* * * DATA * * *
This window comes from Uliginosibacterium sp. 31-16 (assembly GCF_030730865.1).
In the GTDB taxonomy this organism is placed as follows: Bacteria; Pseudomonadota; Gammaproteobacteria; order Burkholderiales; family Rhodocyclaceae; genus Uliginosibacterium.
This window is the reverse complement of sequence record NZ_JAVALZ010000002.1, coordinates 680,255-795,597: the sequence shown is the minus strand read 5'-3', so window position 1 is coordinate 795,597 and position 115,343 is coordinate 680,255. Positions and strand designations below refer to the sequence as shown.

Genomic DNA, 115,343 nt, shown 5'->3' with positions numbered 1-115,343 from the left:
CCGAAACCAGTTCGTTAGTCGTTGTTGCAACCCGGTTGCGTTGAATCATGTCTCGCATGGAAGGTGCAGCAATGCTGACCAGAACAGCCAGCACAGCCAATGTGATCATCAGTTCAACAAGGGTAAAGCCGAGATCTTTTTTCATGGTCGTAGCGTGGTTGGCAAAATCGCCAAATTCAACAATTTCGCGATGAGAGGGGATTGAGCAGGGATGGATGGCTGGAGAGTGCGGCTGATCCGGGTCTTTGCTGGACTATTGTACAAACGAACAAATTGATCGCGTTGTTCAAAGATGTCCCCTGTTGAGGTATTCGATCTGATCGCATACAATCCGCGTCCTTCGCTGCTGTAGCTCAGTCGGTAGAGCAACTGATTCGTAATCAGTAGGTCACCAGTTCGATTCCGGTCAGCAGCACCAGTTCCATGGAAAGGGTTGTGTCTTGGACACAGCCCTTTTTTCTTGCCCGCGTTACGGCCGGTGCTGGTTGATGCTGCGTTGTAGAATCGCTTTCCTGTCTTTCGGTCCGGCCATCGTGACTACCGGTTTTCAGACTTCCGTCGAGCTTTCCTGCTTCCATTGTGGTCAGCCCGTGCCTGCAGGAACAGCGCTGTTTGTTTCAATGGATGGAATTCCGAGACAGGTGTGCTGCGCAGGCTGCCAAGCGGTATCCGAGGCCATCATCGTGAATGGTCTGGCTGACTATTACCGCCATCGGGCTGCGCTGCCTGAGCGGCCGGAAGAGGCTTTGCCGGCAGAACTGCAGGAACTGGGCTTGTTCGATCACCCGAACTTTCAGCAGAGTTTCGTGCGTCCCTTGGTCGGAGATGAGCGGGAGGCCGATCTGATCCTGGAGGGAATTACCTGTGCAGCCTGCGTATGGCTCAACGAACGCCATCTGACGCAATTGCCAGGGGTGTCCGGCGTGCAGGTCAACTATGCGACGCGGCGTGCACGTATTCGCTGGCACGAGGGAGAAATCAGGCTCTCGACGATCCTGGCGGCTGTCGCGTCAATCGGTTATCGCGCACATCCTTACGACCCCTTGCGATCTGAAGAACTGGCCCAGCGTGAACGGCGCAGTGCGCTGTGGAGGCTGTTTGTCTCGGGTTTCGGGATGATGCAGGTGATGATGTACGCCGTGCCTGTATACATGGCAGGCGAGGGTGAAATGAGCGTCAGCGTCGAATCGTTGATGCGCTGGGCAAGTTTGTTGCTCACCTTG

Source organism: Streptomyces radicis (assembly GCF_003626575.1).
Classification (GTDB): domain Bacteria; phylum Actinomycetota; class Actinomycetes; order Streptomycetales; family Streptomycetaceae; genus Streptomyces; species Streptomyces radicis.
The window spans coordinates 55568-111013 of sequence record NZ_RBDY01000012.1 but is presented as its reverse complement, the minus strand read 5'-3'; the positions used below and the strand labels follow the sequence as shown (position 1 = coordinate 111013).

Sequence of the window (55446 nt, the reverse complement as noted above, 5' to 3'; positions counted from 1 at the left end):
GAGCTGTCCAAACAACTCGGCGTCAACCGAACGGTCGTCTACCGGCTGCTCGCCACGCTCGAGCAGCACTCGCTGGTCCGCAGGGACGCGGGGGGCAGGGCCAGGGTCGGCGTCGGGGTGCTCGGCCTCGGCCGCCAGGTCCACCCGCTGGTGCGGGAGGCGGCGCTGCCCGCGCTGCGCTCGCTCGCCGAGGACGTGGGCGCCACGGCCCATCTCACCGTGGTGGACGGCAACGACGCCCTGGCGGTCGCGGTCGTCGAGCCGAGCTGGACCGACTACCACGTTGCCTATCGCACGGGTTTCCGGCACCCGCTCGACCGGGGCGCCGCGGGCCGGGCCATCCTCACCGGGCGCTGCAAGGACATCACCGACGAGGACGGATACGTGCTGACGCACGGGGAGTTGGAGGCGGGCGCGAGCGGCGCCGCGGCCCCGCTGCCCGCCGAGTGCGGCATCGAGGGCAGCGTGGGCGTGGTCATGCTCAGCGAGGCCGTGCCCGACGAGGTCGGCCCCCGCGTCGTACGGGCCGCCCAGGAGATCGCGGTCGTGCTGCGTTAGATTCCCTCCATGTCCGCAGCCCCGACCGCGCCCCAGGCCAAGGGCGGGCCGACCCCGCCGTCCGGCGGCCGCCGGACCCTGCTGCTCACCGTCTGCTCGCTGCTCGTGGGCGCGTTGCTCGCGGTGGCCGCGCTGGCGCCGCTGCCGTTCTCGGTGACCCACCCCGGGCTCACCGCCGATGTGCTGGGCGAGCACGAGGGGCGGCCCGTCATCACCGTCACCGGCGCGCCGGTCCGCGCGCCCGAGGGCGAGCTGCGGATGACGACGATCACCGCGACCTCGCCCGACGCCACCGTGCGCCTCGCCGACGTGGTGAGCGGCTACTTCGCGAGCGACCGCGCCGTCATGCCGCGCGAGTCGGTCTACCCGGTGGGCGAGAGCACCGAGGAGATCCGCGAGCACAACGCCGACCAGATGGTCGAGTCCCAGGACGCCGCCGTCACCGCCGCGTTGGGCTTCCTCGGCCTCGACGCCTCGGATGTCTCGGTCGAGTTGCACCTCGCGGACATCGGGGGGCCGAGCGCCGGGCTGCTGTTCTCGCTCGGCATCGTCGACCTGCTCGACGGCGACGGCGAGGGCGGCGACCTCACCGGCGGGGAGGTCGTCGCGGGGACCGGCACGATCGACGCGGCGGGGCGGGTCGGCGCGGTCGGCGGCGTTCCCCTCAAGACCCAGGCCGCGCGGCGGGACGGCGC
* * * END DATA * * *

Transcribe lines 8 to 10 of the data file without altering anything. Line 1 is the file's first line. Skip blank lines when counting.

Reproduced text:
The window spans coordinates 55568-111013 of sequence record NZ_RBDY01000012.1 but is presented as its reverse complement, the minus strand read 5'-3'; the positions used below and the strand labels follow the sequence as shown (position 1 = coordinate 111013).

Sequence of the window (55446 nt, the reverse complement as noted above, 5' to 3'; positions counted from 1 at the left end):
GAGCTGTCCAAACAACTCGGCGTCAACCGAACGGTCGTCTACCGGCTGCTCGCCACGCTCGAGCAGCACTCGCTGGTCCGCAGGGACGCGGGGGGCAGGGCCAGGGTCGGCGTCGGGGTGCTCGGCCTCGGCCGCCAGGTCCACCCGCTGGTGCGGGAGGCGGCGCTGCCCGCGCTGCGCTCGCTCGCCGAGGACGTGGGCGCCACGGCCCATCTCACCGTGGTGGACGGCAACGACGCCCTGGCGGTCGCGGTCGTCGAGCCGAGCTGGACCGACTACCACGTTGCCTATCGCACGGGTTTCCGGCACCCGCTCGACCGGGGCGCCGCGGGCCGGGCCATCCTCACCGGGCGCTGCAAGGACATCACCGACGAGGACGGATACGTGCTGACGCACGGGGAGTTGGAGGCGGGCGCGAGCGGCGCCGCGGCCCCGCTGCCCGCCGAGTGCGGCATCGAGGGCAGCGTGGGCGTGGTCATGCTCAGCGAGGCCGTGCCCGACGAGGTCGGCCCCCGCGTCGTACGGGCCGCCCAGGAGATCGCGGTCGTGCTGCGTTAGATTCCCTCCATGTCCGCAGCCCCGACCGCGCCCCAGGCCAAGGGCGGGCCGACCCCGCCGTCCGGCGGCCGCCGGACCCTGCTGCTCACCGTCTGCTCGCTGCTCGTGGGCGCGTTGCTCGCGGTGGCCGCGCTGGCGCCGCTGCCGTTCTCGGTGACCCACCCCGGGCTCACCGCCGATGTGCTGGGCGAGCACGAGGGGCGGCCCGTCATCACCGTCACCGGCGCGCCGGTCCGCGCGCCCGAGGGCGAGCTGCGGATGACGACGATCACCGCGACCTCGCCCGACGCCACCGTGCGCCTCGCCGACGTGGTGAGCGGCTACTTCGCGAGCGACCGCGCCGTCATGCCGCGCGAGTCGGTCTACCCGGTGGGCGAGAGCACCGAGGAGATCCGCGAGCACAACGCCGACCAGATGGTCGAGTCCCAGGACGCCGCCGTCACCGCCGCGTTGGGCTTCCTCGGCCTCGACGCCTCGGATGTCTCGGTCGAGTTGCACCTCGCGGACATCGGGGGGCCGAGCGCCGGGCTGCTGTTCTCGCTCGGCATCGTCGACCTGCTCGACGGCGACGGCGAGGGCGGCGACCTCACCGGCGGGGAGGTCGTCGCGGGGACCGGCACGATCGACGCGGCGGGGCGGGTCGGCGCGGTCGGCGGCGTTCCCCTCAAGACCCAGGCCGCGCGGCGGGACGGCGC